Crandall Canyon Mine Memorial
Backstory and Context
On August 6, 2007, in the early morning hours, a mine collapse at the Crandall Canyon Mine was reported to Emery County authorities. Upon arrival, the emergency responders learned that there were six miners missing, and believed to be trapped 1,800 feet underground. On top of the mountain, workers drilled an 1,868-foot hole into a chamber where the trapped men were believed to be. A microphone lowered down the hole failed to pick up any human noise. A second larger hole was drilled into a “survivable space”, and a camera was lowered down, but there was no trace of the miners. A third and fourth hole were drilled with still no sign of the miners. On day eleven of the rescue efforts another “bump” inside of the mine caused a cave-in, taking the lives of three rescue team members, and severely injuring six others. Subsequent rescue operations were suspended. The Crandall Canyon Mine remains closed. Several lawsuits have been brought against owner Bob Murray, in relation to wrongful deaths, attributed to known unsafe working conditions in the mine.
The communities in Utah’s coal country rallied around the families of the Crandall Canyon mining victims. Residents held a concert in honor of the missing miners. Candle light vigils and prayer circles were also assembled in support of the miner’s and their families.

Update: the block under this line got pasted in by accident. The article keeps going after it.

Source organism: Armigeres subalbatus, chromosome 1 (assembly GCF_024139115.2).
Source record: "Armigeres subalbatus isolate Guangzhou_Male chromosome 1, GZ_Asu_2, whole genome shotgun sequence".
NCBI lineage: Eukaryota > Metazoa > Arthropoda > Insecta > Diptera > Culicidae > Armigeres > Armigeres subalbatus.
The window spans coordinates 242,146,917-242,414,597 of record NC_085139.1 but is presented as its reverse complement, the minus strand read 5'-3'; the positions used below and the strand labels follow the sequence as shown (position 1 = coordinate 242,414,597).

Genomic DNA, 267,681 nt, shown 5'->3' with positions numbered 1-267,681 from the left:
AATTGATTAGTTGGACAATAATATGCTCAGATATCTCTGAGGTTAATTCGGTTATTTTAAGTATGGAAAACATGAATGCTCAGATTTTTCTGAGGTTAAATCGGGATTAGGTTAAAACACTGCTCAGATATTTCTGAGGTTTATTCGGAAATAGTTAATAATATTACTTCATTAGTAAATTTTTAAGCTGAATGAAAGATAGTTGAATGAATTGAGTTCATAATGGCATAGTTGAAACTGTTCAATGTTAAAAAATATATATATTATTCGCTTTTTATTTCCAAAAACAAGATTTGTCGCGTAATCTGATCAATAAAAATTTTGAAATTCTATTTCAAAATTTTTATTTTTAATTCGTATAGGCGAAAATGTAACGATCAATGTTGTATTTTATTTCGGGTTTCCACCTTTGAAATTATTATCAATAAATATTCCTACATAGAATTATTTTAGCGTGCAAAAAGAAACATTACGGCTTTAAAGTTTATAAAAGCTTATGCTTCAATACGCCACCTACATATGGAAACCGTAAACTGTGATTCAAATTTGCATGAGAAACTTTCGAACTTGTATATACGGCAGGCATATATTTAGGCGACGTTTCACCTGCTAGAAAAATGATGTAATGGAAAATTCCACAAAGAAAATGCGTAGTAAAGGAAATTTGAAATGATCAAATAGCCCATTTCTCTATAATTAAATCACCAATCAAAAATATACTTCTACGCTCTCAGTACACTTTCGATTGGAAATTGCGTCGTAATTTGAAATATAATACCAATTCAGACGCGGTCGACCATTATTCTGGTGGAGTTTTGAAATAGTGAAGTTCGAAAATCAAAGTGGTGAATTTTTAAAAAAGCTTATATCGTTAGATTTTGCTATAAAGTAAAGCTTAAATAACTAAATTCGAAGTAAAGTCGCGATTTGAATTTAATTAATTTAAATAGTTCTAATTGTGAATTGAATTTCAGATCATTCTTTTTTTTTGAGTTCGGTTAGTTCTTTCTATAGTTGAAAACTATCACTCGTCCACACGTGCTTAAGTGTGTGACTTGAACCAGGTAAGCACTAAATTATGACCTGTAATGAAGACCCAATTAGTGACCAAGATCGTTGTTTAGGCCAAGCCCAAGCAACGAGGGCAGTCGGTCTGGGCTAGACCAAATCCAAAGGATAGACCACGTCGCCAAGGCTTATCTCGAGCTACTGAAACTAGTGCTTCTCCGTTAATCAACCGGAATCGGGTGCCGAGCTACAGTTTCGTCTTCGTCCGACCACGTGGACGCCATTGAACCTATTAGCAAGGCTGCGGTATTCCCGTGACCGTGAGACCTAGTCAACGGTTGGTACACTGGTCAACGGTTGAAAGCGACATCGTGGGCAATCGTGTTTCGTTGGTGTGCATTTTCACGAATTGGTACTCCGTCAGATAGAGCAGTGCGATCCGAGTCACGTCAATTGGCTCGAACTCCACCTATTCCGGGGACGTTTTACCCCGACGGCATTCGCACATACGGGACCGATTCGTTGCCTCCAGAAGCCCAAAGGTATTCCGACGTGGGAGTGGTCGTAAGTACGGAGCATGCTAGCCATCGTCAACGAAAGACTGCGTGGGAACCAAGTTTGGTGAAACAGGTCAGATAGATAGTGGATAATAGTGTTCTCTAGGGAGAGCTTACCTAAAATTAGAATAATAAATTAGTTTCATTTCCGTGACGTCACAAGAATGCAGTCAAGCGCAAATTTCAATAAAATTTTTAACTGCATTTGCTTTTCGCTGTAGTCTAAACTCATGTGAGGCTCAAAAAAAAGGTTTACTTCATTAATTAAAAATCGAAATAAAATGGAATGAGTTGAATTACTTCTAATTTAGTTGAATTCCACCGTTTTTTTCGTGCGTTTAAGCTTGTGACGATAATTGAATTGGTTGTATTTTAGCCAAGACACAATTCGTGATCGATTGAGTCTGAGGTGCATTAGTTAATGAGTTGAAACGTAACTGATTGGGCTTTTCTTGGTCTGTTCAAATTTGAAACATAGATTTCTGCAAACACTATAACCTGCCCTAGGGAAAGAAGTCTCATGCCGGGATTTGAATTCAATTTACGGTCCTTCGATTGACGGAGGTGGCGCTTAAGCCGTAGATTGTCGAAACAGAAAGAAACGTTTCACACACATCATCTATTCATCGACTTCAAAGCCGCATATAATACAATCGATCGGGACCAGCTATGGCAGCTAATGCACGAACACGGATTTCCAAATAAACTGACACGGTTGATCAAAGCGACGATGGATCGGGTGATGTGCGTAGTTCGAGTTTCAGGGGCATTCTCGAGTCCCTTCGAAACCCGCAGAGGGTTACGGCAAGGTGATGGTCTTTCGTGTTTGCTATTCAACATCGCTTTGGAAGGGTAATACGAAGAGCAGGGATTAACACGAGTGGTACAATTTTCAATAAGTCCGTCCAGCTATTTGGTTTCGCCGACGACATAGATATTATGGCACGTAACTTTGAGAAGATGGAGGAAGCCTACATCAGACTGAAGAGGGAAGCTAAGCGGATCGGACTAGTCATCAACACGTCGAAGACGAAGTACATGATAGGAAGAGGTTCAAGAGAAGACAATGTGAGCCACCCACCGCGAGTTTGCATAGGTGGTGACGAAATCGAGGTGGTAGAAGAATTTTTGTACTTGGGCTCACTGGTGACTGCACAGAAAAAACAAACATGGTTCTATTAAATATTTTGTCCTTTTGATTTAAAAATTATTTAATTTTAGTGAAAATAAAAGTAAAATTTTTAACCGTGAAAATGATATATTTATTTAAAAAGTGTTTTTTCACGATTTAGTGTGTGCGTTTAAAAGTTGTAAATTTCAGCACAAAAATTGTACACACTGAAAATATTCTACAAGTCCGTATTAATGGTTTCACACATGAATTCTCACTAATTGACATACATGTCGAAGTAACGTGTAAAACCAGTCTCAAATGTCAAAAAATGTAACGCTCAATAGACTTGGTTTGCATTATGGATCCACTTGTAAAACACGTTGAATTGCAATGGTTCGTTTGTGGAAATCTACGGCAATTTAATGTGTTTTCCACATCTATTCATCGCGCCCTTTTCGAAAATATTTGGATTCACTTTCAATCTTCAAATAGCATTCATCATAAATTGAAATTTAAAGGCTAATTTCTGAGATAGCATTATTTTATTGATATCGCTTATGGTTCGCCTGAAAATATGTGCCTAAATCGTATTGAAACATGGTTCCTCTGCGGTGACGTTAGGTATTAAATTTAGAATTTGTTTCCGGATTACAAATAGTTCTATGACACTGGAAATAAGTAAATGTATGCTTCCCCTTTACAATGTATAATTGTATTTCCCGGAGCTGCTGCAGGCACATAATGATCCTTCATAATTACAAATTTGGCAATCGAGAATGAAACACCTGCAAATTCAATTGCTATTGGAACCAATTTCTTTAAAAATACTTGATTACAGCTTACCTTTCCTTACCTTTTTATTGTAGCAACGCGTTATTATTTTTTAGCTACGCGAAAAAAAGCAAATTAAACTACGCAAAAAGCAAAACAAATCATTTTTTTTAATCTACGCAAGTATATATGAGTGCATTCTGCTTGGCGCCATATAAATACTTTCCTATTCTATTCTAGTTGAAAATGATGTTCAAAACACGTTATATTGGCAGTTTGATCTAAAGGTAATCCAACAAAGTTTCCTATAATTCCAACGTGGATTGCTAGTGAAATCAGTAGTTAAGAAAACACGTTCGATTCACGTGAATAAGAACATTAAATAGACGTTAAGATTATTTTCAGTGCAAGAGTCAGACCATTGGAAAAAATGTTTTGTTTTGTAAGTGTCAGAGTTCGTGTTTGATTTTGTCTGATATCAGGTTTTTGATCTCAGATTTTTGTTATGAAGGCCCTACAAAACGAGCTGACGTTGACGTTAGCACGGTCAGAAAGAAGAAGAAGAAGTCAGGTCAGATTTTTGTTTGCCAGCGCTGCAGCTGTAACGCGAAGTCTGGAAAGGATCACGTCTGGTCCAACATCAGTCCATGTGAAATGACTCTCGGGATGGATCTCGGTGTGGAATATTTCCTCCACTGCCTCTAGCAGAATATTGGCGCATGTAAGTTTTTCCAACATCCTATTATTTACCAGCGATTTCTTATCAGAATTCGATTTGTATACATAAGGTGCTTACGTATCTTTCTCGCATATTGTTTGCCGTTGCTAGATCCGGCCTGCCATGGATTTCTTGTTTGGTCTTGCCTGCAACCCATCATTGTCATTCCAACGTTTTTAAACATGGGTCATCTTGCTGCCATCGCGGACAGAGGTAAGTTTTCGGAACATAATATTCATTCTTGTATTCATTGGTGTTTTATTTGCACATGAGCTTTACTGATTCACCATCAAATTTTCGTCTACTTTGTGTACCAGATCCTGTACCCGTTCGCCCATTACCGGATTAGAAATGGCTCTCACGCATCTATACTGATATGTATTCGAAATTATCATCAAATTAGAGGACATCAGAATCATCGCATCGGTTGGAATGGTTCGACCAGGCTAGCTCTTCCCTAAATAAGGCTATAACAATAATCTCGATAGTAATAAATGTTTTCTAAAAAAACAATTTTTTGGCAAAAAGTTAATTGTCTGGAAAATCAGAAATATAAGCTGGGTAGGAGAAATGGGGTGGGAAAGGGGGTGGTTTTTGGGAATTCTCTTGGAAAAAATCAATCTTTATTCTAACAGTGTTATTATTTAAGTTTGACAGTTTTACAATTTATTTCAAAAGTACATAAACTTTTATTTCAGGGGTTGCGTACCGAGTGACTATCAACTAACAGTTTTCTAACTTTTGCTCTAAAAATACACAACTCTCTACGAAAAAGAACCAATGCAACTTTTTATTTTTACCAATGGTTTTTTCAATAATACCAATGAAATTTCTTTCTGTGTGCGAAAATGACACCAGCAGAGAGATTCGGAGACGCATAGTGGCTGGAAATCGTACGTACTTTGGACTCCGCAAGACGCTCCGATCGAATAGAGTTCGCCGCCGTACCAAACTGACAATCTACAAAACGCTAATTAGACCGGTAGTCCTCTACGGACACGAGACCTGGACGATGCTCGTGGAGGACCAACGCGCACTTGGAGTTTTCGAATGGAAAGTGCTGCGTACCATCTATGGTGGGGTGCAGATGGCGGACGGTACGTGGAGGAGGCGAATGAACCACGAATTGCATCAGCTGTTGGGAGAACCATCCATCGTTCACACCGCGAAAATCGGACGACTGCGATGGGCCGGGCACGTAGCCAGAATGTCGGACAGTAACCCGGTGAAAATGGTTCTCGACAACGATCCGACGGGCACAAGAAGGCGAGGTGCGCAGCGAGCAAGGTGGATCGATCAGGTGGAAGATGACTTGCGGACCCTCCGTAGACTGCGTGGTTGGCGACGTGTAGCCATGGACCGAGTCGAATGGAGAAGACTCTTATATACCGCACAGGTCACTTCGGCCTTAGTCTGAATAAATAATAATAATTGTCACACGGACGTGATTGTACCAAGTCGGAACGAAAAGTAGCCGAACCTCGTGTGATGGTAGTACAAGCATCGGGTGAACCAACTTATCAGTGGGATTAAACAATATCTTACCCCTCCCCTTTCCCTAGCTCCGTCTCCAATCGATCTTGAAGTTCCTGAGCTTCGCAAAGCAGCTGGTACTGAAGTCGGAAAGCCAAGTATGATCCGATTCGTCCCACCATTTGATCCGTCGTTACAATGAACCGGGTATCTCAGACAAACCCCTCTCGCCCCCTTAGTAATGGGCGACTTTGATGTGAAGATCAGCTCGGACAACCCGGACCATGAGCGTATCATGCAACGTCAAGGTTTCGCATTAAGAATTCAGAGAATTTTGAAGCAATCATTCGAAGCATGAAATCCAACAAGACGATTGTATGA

The six trapped coal miners who remain entombed in the mine are: Kerry Allred, Luis Hernandez, Carlos Payan, Don Erickson, Manuel Sanchez, and Brandon Phillips. The three rescuers who were killed are: Gary Jensen, Brandon Kimber, and Dale Black.
Hundreds gathered as the Crandall Canyon Mine Memorial was unveiled on September 14, 2008, in Huntington Utah. There are nine bronze deep relief portraits that were sculpted by Karen Jobe Templeton. There are also six individual monuments honoring the six miners killed inside the mine, and three benches to honor the three men who died in the rescue efforts. Templeton stated that she deliberately placed the faces of the miners six feet high so that people can look in the eyes of the men once again. Family members were moved to tears as they touched the familiar faces of their immortalized loved ones. A song was dedicated to the miners by a musical group that traveled from Washington State to Utah for the unveiling. The monument has provided a place for the families and community members to grieve and heal.